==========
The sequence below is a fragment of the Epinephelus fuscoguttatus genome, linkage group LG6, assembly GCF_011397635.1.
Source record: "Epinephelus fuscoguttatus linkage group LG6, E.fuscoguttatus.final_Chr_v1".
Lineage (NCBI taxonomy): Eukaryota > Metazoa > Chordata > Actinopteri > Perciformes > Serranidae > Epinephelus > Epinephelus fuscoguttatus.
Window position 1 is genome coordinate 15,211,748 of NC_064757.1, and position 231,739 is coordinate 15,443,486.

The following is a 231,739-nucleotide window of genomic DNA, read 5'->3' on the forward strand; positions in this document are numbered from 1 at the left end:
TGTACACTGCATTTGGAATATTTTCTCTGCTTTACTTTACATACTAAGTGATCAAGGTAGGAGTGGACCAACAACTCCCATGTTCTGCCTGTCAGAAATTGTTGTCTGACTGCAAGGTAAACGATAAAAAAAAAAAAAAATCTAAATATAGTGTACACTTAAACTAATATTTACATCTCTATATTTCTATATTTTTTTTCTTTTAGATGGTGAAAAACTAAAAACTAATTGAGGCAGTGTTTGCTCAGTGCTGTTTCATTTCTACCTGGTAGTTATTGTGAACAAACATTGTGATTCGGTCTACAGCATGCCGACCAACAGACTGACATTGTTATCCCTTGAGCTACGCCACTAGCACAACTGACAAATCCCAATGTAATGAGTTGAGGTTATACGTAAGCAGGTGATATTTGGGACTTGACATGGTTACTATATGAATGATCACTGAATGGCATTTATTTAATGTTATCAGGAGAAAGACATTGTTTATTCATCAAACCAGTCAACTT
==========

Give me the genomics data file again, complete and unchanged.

The sequence below is a fragment of the Epinephelus fuscoguttatus genome, linkage group LG6, assembly GCF_011397635.1.
Source record: "Epinephelus fuscoguttatus linkage group LG6, E.fuscoguttatus.final_Chr_v1".
Lineage (NCBI taxonomy): Eukaryota > Metazoa > Chordata > Actinopteri > Perciformes > Serranidae > Epinephelus > Epinephelus fuscoguttatus.
Window position 1 is genome coordinate 15,211,748 of NC_064757.1, and position 231,739 is coordinate 15,443,486.

The following is a 231,739-nucleotide window of genomic DNA, read 5'->3' on the forward strand; positions in this document are numbered from 1 at the left end:
TGTACACTGCATTTGGAATATTTTCTCTGCTTTACTTTACATACTAAGTGATCAAGGTAGGAGTGGACCAACAACTCCCATGTTCTGCCTGTCAGAAATTGTTGTCTGACTGCAAGGTAAACGATAAAAAAAAAAAAAAATCTAAATATAGTGTACACTTAAACTAATATTTACATCTCTATATTTCTATATTTTTTTTCTTTTAGATGGTGAAAAACTAAAAACTAATTGAGGCAGTGTTTGCTCAGTGCTGTTTCATTTCTACCTGGTAGTTATTGTGAACAAACATTGTGATTCGGTCTACAGCATGCCGACCAACAGACTGACATTGTTATCCCTTGAGCTACGCCACTAGCACAACTGACAAATCCCAATGTAATGAGTTGAGGTTATACGTAAGCAGGTGATATTTGGGACTTGACATGGTTACTATATGAATGATCACTGAATGGCATTTATTTAATGTTATCAGGAGAAAGACATTGTTTATTCATCAAACCAGTCAACTT